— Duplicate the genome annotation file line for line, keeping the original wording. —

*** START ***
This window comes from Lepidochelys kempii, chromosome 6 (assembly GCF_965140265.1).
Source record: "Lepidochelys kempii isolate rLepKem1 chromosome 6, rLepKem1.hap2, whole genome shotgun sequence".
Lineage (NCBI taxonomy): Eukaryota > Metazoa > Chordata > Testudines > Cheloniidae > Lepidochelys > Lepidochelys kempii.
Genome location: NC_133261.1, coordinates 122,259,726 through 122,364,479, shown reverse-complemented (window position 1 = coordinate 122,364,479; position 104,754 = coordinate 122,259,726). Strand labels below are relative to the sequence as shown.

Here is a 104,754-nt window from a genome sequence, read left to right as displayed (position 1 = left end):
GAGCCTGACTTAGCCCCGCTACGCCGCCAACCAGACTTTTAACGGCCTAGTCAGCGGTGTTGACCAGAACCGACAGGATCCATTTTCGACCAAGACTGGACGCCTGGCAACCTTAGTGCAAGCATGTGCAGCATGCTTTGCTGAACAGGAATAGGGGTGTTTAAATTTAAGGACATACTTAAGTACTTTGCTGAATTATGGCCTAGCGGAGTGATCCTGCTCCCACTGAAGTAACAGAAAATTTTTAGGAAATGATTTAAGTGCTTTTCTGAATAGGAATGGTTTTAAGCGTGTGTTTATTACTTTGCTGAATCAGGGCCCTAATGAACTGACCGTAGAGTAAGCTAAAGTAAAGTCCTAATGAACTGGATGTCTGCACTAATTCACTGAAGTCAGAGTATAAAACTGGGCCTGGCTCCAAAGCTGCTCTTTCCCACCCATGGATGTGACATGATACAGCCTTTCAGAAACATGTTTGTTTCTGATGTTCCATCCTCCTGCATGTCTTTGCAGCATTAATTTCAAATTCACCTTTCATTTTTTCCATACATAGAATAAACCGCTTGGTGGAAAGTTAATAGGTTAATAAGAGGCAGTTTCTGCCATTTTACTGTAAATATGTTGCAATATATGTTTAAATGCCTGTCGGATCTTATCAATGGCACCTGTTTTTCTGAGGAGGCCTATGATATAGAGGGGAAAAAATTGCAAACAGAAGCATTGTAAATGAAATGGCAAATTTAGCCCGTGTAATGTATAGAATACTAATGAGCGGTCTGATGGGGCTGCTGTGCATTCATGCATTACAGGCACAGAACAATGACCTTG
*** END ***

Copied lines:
This window comes from Lepidochelys kempii, chromosome 6 (assembly GCF_965140265.1).
Source record: "Lepidochelys kempii isolate rLepKem1 chromosome 6, rLepKem1.hap2, whole genome shotgun sequence".
Lineage (NCBI taxonomy): Eukaryota > Metazoa > Chordata > Testudines > Cheloniidae > Lepidochelys > Lepidochelys kempii.
Genome location: NC_133261.1, coordinates 122,259,726 through 122,364,479, shown reverse-complemented (window position 1 = coordinate 122,364,479; position 104,754 = coordinate 122,259,726). Strand labels below are relative to the sequence as shown.

Here is a 104,754-nt window from a genome sequence, read left to right as displayed (position 1 = left end):
GAGCCTGACTTAGCCCCGCTACGCCGCCAACCAGACTTTTAACGGCCTAGTCAGCGGTGTTGACCAGAACCGACAGGATCCATTTTCGACCAAGACTGGACGCCTGGCAACCTTAGTGCAAGCATGTGCAGCATGCTTTGCTGAACAGGAATAGGGGTGTTTAAATTTAAGGACATACTTAAGTACTTTGCTGAATTATGGCCTAGCGGAGTGATCCTGCTCCCACTGAAGTAACAGAAAATTTTTAGGAAATGATTTAAGTGCTTTTCTGAATAGGAATGGTTTTAAGCGTGTGTTTATTACTTTGCTGAATCAGGGCCCTAATGAACTGACCGTAGAGTAAGCTAAAGTAAAGTCCTAATGAACTGGATGTCTGCACTAATTCACTGAAGTCAGAGTATAAAACTGGGCCTGGCTCCAAAGCTGCTCTTTCCCACCCATGGATGTGACATGATACAGCCTTTCAGAAACATGTTTGTTTCTGATGTTCCATCCTCCTGCATGTCTTTGCAGCATTAATTTCAAATTCACCTTTCATTTTTTCCATACATAGAATAAACCGCTTGGTGGAAAGTTAATAGGTTAATAAGAGGCAGTTTCTGCCATTTTACTGTAAATATGTTGCAATATATGTTTAAATGCCTGTCGGATCTTATCAATGGCACCTGTTTTTCTGAGGAGGCCTATGATATAGAGGGGAAAAAATTGCAAACAGAAGCATTGTAAATGAAATGGCAAATTTAGCCCGTGTAATGTATAGAATACTAATGAGCGGTCTGATGGGGCTGCTGTGCATTCATGCATTACAGGCACAGAACAATGACCTTG